The Daily News on February 27, 1993. “Everything changed in a split second,” Edward Smith said of the loss of his wife and unborn child. “It makes you aware that you never know what the next day is going to bring.”

The couple had moved into his childhood home in Seaford and were renovating it to prepare for the arrival of their baby.

“Everything changed in a split second,” he said. “It makes you aware that you never know what the next day is going to bring.”

He lives in Arizona now, but comes back to New York every Feb. 26 to pay his respects to Monica, Eddie, and the five men who lost their lives: Robert Kirkpatrick, Wilfredo Mercado, Stephen Knapp, William Macko and John Di Giovanni.

“It’s a very reflective and and a very sad time,” he said. “As the years go by, it’s just different. You lose the initial anger and try to represent the people who passed away as best you can.”

“That people haven’t forgotten gives you a light of hope,” he said.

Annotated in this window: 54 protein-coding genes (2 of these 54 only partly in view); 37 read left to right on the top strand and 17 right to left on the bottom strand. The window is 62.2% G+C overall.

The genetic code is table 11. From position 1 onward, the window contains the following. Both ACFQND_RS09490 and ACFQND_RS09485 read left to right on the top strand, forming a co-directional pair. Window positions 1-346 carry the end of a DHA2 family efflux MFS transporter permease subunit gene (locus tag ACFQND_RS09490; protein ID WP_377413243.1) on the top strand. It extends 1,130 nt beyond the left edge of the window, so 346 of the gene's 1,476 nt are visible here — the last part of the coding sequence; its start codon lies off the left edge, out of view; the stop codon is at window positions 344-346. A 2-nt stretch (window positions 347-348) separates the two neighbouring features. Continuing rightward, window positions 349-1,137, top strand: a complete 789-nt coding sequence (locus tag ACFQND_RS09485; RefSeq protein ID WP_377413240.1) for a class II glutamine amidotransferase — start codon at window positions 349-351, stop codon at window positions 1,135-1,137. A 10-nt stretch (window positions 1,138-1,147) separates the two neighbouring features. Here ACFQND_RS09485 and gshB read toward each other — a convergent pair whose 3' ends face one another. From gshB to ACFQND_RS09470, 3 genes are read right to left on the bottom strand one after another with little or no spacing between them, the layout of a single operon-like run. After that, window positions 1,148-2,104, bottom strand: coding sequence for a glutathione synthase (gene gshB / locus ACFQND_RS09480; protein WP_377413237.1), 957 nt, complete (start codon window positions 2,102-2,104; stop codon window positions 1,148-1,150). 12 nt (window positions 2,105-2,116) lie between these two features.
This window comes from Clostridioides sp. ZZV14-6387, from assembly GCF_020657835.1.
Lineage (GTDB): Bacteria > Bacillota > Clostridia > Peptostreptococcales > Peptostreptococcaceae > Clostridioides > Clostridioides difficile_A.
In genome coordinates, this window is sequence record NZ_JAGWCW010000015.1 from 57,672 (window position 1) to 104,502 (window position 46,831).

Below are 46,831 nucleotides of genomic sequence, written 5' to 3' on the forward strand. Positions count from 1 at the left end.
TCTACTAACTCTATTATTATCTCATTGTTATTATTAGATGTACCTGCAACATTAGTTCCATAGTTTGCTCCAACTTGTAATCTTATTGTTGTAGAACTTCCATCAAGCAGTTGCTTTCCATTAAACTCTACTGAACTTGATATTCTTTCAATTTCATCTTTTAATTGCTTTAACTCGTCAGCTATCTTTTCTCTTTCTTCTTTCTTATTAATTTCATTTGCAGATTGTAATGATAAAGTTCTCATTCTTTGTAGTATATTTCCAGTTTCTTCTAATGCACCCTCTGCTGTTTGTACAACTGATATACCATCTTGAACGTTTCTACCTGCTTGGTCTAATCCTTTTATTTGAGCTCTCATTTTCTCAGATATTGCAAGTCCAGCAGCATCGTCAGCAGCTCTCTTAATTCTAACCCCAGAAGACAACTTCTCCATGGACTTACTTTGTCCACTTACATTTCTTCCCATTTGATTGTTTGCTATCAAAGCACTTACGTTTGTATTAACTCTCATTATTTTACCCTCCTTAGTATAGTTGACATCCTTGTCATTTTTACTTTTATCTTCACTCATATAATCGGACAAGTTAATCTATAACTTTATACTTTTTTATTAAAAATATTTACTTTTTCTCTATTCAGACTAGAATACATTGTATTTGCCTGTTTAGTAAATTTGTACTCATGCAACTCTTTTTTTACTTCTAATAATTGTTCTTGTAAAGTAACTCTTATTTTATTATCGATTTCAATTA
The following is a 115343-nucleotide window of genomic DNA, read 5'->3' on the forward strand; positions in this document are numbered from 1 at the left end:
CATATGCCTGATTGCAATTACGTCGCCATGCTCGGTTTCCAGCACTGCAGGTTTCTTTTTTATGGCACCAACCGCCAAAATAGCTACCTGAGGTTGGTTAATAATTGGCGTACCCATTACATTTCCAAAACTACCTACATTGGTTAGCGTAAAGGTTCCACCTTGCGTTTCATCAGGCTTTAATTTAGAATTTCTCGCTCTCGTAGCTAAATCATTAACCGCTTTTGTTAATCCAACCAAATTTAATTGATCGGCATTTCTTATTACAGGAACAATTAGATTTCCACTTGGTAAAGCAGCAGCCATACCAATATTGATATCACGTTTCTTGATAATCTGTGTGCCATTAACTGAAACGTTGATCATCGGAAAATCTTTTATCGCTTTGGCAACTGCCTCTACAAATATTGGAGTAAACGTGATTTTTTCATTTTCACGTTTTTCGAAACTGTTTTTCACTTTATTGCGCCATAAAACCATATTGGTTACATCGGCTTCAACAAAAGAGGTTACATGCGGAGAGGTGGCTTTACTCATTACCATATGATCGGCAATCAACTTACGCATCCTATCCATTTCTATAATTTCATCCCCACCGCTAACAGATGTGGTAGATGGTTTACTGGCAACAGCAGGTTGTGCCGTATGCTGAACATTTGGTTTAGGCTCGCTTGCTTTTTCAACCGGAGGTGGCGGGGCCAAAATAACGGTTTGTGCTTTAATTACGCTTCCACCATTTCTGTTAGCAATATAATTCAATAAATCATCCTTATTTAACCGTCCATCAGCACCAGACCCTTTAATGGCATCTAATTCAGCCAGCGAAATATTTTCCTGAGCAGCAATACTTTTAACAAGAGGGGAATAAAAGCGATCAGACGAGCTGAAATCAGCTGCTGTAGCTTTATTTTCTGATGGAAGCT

Lawrence Bernhardt was only 5 that day, but he cannot forget.

He was on a field trip with a dozen classmates from Public School 95 in Brooklyn, riding one of the Trade Center’s high-speed elevators when it suddenly stopped and everything went black.

“Nobody knew what was going on. People were just panicking,” he said.

The panic got worse as the hours dragged on.

“Parents and teachers in the elevator were trying to calm us down, singing songs and saying prayers,” he said.

Somebody tried to open the elevator door, and it flooded the car with smoke. It started getting hotter and hotter inside.

“Some people thought we were going to die,” Bernhardt said. Several of his classmates threw up from the smoke and fear, but he felt safer than most, because his mother Debbie was in there with him. She’d come along as a chaperone.

“It was definitely more comforting to have my mom there,” he said. After about seven agonizing hours, a firefighter pulled open the ceiling of the elevator and started pulling people out.